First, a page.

The 5 Places That Bacteria Will Build Up The Most In Your Bathroom
The bathroom can be the one spot in your home that you seek out for the utmost in rest and relaxation, but did you know that this domestic sanctuary may actually be secretly harboring a hotbed of bacteria? Although many germs are not harmful to humans and being exposed regularly can strengthen the immune system, limiting the number of bacterial risks is a good idea. Here’s how to tackle the germiest spots that you may have overlooked during your local cleaning routine, where bacteroidaceae, E.coli, streptococcus and salmonella like to hide. Spoiler alert: the toilet isn’t the worst.
Perhaps the most shocking and disturbing finding is that the one item you put into your mouth every day is actually awash with bacteria. According to a previous study at the University of Manchester, your toothbrush can be home to staphylococci bacteria and E. coli. There’s no need to panic though, since most of the germs you’d find here already exist in your mouth, and you won’t likely fall ill from this exposure. Simply make sure that you store your toothbrush somewhere it can dry out between uses and ensure that you replace it regularly.
With cracks and crevices where mold and bacteria like to hide, the moist and warm shower sponge traps dead skin cells, hair follicles and the dirt you wash off, which then become a perfect food source for germs. If you can’t bear to ditch your loofah completely, take it out of the shower to dry and replace it with a new one every three to four weeks.
According to a study by public health organization NSF International, sink handles contain 600 times more microorganisms per square inch than a toilet handle. Since you touch it before and after you wash your hands, there’s a lot of opportunity for bacterial growth, which you can avoid by simply wiping it down with a disinfectant or a bleach solution to keep it sparkling clean.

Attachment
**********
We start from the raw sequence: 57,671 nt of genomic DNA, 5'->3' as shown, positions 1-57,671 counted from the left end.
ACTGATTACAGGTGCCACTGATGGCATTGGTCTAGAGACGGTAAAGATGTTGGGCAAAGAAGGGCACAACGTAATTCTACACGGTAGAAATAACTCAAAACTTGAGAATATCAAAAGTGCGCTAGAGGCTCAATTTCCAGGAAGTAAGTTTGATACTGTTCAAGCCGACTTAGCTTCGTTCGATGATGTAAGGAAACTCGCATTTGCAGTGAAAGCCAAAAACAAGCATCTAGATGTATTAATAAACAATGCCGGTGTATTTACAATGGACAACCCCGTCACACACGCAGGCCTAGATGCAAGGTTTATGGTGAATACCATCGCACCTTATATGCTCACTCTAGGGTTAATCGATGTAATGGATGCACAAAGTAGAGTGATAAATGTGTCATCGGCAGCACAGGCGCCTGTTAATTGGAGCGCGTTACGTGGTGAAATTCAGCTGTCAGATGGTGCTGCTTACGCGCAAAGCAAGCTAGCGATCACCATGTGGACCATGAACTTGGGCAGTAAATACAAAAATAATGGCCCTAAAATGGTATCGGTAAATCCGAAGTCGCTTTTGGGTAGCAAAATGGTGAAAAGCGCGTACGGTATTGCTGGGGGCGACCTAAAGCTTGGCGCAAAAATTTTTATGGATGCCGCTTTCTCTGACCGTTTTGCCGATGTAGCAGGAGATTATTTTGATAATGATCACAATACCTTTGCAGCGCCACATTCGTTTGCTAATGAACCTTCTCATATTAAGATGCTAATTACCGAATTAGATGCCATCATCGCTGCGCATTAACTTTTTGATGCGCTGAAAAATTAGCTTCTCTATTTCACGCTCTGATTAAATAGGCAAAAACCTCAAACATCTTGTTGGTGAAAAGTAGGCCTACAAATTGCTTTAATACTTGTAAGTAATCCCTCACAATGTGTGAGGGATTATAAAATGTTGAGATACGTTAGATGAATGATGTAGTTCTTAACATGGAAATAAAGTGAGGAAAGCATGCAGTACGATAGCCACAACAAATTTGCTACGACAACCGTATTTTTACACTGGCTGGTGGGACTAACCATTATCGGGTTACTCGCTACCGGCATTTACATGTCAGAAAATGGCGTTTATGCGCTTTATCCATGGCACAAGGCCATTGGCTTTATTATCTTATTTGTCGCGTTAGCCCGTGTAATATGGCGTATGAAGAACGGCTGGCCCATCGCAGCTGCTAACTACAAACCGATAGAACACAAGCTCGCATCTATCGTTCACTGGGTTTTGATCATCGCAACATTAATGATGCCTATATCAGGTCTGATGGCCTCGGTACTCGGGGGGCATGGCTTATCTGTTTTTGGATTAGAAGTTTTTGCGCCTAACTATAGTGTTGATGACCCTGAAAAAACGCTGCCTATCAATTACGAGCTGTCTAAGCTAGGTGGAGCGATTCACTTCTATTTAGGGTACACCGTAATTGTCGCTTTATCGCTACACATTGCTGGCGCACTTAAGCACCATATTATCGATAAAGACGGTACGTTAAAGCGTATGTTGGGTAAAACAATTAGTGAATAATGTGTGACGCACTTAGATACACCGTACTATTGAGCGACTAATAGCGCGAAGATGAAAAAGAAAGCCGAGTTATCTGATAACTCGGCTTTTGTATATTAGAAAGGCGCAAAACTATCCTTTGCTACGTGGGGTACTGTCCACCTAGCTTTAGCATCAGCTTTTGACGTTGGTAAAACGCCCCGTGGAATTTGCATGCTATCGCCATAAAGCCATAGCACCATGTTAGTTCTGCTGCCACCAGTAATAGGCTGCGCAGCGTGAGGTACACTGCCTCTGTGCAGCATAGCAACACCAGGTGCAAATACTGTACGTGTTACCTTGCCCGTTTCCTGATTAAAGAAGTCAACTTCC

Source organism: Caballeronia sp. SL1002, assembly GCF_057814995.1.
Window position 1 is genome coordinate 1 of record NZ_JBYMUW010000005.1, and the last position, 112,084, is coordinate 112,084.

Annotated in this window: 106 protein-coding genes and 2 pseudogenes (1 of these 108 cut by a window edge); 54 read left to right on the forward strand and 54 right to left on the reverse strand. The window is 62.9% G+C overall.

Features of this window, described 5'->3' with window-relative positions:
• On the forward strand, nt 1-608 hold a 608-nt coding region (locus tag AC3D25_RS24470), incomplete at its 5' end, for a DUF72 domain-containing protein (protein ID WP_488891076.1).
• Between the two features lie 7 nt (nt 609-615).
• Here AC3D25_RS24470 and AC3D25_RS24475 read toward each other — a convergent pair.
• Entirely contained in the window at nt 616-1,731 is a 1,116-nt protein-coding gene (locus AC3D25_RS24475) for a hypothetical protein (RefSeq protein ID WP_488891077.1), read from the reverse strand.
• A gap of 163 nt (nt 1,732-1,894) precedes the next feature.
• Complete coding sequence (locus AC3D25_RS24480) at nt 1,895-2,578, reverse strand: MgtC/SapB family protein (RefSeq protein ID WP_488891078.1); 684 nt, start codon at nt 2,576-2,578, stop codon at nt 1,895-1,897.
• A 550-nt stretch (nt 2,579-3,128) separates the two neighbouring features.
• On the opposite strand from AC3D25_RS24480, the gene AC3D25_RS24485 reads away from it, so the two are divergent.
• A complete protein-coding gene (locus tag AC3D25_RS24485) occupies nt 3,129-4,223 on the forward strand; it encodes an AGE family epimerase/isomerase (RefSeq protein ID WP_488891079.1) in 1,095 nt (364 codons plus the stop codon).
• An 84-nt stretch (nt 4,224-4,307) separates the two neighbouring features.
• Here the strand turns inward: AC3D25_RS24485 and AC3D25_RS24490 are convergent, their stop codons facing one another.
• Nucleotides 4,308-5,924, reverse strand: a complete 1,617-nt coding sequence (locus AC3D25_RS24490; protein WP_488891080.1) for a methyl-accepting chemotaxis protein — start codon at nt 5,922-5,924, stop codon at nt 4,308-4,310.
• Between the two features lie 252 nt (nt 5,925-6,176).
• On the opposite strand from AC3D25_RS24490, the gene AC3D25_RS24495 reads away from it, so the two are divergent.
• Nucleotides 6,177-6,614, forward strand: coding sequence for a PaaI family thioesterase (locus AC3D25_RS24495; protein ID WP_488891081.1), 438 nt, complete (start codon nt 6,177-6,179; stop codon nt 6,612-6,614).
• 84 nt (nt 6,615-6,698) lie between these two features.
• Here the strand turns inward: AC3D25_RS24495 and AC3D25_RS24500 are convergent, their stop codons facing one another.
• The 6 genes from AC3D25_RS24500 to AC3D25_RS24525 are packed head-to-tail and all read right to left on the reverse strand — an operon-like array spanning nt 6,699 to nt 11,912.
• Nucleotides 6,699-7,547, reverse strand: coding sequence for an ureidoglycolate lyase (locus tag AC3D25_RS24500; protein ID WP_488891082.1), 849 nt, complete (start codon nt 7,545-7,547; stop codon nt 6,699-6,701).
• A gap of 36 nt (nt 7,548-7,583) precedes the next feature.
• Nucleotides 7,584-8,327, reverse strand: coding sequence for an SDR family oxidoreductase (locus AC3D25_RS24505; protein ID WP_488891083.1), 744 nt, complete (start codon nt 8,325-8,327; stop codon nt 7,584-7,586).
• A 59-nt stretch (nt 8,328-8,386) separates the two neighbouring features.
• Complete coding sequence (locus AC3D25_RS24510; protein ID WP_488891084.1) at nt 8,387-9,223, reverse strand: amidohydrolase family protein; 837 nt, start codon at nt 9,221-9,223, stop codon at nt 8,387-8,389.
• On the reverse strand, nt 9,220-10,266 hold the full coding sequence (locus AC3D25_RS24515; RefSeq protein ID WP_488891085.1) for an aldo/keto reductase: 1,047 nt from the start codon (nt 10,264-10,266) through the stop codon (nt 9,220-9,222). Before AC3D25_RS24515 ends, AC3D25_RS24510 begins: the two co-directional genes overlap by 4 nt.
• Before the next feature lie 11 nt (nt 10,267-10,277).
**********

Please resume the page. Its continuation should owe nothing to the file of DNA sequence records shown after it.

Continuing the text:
Containing more microorganisms per square inch than a toilet seat, according to the NSF study, the door handle is often touched after using the toilet, so washing your hands properly afterwards is your first line of defense. Even though Health Canada recommends washing your hands for at least 20 seconds, only about 51 per cent of people in high-income countries with greater access to handwashing facilities wash their hands with soap after “potential fecal contact,” according to a recent report in the International Journal of Epidemiology. So if you’re afraid people in your household might be spreading germs, give the handle a spray with disinfectant to keep it fresh between cleanings.
Not only does the bathmat accumulate some excess bacteria from the toilet but it’s also the perfect breeding ground for mould, as it soaks up extra water when we exit the shower. Avoiding the growth of bacteria can be minimized with a few simple steps such as hanging up the bathmat along with your towels after showering, and giving it a quick spritz of disinfecting spray. The spray works to fight mould from growing, giving you ample time to enjoy a clean mat before the next laundry day.